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Representation of concepts in the mouse hippocampus

Principal Supervisor: Professor Rodrigo Quian Quiroga, Centre for Systems Neuroscience

Co-supervisor: Professor Ian Forsythe, Dept Neuroscience, Psychology & Behaviour

PhD project title: Representation of concepts in the mouse hippocampus

University of Registration: University of Leicester

Project outline:

Aristotle argued that human thoughts are based upon internal representations of the external world. Today this view constitutes one of the most basic principles of brain function. In fact, the brain extracts meaning from relatively limited sensory information, as we perceive the face of a particular person, rather than a combination of pixels and the particular features that compose it. But how does the brain create representations? More specifically, how do neurons encode specific concepts despite variable and disparate sensory inputs?

The PI has published strong evidence of conceptual representation in the human brain: neurons in the hippocampus are highly selective and invariant for specific concepts e.g. a neuron fired to different pictures of Jennifer Aniston but not to other people, places or objects. These so-called Concept Cells were found in experiments performed in patients with epilepsy implanted with intracranial electrodes for clinical reasons. While this clinical setup uniquely offers direct single neuron activity recording in awake and behaving humans, it has limitations: invasive single neuron recordings in humans are rare, the number and location of electrodes is determined by clinical and ethical criteria, and the time for performing experiments is limited.

Our aim is to develop an animal model to study concept representations in the mouse hippocampus. The advantages of such a model are: i) studying concept representations at different stages to understand the mechanisms involved in their formation, stability and plasticity; ii) using 2-photon imaging recordings, thus assessing the activity of large neural populations. Furthermore, within the context of our studies of concept representation in humans, this animal model will contribute to comparisons across species and, eventually, assess neural underpinnings of different cognitive abilities.

This project departs from the ‘dogma’ of spatial navigation in the rodent hippocampus since the ground-breaking discovery of “Place Cells” in the 1970’s. Our working hypothesis is that the function of the rodent hippocampus goes beyond spatial navigation – and is indeed an ideal system to study concept representations. The rationale for targeting the rodent hippocampus is based on: i) the finding of Concept Cells in this area in humans and the possibility to compare across species; ii) the fact that information from different sensory areas converges on the hippocampus in both humans and rodents, making it an ideal candidate for an abstract, concept representation; and iii) the increasing view that, as in humans, the rodent hippocampus is more generally involved in memory functions and that spatial locations are behaviourally relevant concepts in rodents, given the importance of navigation for survival.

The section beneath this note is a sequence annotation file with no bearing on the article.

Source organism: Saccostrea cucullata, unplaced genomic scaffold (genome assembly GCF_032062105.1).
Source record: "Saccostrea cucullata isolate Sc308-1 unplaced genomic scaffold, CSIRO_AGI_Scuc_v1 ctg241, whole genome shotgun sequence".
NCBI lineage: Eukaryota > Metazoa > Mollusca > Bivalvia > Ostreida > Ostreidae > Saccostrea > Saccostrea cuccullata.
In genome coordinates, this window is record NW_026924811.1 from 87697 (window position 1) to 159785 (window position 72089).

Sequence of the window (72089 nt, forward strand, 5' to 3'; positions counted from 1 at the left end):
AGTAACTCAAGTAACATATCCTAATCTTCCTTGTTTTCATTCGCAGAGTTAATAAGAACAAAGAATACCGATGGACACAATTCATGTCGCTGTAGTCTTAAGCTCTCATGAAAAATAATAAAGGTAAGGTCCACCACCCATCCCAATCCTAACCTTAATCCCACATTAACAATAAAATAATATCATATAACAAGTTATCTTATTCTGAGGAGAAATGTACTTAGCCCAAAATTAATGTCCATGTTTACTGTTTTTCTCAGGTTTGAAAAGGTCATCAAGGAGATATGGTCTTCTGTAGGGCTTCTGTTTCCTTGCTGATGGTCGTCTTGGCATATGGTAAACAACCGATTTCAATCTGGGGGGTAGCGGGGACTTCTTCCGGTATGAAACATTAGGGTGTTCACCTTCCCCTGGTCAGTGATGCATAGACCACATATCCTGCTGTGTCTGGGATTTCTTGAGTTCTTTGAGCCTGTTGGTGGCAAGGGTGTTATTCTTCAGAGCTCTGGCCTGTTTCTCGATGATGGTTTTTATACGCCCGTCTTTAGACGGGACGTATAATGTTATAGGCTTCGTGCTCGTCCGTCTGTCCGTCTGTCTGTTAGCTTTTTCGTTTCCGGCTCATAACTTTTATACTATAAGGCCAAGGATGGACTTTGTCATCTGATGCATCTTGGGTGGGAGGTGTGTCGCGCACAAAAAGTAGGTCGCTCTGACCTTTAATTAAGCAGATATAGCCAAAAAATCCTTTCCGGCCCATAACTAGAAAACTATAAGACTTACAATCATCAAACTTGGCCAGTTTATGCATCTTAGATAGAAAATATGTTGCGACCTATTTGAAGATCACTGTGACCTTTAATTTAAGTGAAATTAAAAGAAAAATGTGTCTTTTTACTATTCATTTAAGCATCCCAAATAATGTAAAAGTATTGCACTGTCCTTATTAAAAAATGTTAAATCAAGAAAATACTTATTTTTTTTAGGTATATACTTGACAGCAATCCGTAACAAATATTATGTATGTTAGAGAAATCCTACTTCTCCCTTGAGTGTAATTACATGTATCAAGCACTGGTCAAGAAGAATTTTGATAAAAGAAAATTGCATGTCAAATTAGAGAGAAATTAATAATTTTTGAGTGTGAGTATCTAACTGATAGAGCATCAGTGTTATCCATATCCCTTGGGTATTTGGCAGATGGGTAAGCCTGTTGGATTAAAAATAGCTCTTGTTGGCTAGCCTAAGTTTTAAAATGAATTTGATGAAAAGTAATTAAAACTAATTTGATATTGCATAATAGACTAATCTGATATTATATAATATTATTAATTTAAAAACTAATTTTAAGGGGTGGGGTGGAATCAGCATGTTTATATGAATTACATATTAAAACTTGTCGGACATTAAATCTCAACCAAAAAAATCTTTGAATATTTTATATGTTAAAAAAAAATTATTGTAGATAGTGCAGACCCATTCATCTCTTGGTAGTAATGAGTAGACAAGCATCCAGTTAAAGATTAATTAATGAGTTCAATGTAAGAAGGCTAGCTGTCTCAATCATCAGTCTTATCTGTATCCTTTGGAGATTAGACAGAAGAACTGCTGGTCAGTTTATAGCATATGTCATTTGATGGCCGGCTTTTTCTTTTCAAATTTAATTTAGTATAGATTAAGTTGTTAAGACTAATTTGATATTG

We will study concept representations in the mouse hippocampus while the animals learn to discriminate between different versions of stereotyped objects (e.g. cubes, spheres), which are our proxy of concepts. For this we will perform 2-photon imaging recordings in head-fixed animals as they navigate a virtual reality environment (fully functional in the PI’s lab) and learn to discriminate between the objects presented at random locations – animals will learn to approach some objects (rewarded) and avoid others. Neuronal recordings will be done with injected Ca2+ indicators for 2-photon optical imaging. Similar to the characterisation of Concept Cells in humans, we will evaluate the degree of selectivity and invariance for responsive neurons – i.e. to how many concepts and variants of the same object they respond to.

This study will provide training in in vivo electrophysiology and calcium imaging, using multiphoton methods in living animals. It will also provide the student with insights into the broader philosophy of how to study cognitive neuroscience and the successful student will join a team in which these techniques are already established at Leicester.

BBSRC Strategic Research Priority: Molecueles, cells and systems

Techniques that will be undertaken during the project:

  • Virtual-Reality setup for mice
  • Behavioural studies in mice
  • 2-photon imaging recordings

Contact: Professor Rodrigo Quian Quiroga, University of Leicester